Stack Overflow is a community of 4.7 million programmers, just like you, helping each other.

Join them; it only takes a minute:

Sign up
Join the Stack Overflow community to:
  1. Ask programming questions
  2. Answer and help your peers
  3. Get recognized for your expertise

I have a question which closely relates to the below

Solr - one word phrase search to avoid stemming

In my schema I have a field

<field name="text" type="textgen" indexed="true" stored="true" required="true"/>

This gives an exact match, ie. stemming disabled

eat = eat

Is it possible, while configured to textgen to search for other variants of the word

eg. eat = eat, eats, eating

eat~0 will give similar sounding words such as meat, beat etc. but this is not what I want.

I'm starting to think that the only way to acheive this is to add another field with somethign other then textgen but if there is a simpler way I am very interested to hear

Thanks in advance Ruth

share|improve this question
up vote 4 down vote accepted

Using copyfield statements is the normal approach in Solr. Since stemming is the answer to exactly what you're asking, this is what I recommend you to use. You can set stored=false if you are worried about index size.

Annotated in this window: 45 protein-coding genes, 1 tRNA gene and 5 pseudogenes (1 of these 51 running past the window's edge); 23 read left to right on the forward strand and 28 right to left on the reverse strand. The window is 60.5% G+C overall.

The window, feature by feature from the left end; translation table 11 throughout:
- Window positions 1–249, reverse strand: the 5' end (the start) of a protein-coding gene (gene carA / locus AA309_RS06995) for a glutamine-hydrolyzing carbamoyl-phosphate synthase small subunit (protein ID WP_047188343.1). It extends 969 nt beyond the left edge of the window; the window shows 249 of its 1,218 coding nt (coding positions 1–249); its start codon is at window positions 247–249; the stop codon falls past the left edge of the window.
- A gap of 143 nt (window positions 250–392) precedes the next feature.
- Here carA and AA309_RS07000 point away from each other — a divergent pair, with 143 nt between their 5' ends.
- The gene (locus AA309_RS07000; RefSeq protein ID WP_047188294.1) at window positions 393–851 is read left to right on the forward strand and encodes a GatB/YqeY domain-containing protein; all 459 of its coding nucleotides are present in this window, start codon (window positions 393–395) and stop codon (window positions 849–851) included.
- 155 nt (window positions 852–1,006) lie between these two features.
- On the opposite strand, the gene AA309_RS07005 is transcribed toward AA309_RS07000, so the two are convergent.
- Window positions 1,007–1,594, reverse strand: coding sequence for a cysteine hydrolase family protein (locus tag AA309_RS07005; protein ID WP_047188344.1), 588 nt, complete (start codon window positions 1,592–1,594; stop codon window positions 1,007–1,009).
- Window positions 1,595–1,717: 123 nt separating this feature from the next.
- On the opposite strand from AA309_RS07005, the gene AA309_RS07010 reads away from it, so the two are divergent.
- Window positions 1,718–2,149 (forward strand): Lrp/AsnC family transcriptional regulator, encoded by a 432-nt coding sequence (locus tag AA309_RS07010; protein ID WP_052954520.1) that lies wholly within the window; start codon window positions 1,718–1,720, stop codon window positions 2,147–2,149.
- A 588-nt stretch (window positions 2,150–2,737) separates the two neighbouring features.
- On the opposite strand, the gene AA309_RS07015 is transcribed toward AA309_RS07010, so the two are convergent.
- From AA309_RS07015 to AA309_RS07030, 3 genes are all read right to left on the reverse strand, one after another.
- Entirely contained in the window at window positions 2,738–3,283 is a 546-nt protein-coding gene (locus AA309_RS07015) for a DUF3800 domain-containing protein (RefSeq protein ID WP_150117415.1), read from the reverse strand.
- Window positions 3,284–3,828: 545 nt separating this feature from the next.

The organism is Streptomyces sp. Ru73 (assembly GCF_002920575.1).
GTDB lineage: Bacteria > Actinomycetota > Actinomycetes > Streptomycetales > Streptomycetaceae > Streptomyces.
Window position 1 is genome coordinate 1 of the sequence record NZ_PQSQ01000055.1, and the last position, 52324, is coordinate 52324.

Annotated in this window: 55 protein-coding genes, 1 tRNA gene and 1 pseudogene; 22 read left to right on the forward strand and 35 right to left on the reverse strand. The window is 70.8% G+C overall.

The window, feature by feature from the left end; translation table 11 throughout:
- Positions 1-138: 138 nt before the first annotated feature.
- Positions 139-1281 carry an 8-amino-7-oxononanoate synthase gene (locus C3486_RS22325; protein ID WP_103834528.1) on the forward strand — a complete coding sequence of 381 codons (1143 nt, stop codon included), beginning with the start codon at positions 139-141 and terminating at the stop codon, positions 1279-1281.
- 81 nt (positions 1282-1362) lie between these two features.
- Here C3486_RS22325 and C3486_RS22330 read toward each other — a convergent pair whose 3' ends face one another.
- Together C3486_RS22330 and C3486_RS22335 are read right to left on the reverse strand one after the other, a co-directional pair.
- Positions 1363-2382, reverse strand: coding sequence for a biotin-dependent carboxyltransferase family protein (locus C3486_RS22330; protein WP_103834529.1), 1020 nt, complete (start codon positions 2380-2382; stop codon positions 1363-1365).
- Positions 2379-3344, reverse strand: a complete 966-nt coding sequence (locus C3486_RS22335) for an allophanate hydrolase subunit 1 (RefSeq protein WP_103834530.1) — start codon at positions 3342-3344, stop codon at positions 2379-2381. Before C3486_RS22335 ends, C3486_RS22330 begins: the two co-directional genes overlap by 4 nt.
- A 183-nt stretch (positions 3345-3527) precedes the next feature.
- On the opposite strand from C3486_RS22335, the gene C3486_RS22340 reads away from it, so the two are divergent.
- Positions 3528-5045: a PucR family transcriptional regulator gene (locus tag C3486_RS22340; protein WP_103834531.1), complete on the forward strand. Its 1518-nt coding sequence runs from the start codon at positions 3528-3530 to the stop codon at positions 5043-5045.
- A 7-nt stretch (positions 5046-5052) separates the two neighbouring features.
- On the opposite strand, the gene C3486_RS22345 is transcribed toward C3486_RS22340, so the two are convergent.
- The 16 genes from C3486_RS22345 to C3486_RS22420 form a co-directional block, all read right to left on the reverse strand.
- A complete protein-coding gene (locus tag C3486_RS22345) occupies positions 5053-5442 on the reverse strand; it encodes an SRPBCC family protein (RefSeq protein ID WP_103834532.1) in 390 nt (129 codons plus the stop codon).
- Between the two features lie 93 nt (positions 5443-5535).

You might also use lemmatisation, which is the opposite of stemming - where you instead add a words all inflected forms. This is typically performed on the search query, expanding e.g., eat to eat, eats, eating etc.

The third alternative might be to use wildcard search, although I wouldn't encourage it. Not least since it bypasses all schema configured filters for the target field.

share|improve this answer

If you use text as the field type, then eat, eats, eaten and eating will all be stored as eat and a search for FieldName:eat will find all of them. If you change the field type to text-gen then the search for FieldName:eat will only find "eat", not eats, eaten or eating.

share|improve this answer

Your Answer


By posting your answer, you agree to the privacy policy and terms of service.

Not the answer you're looking for? Browse other questions tagged or ask your own question.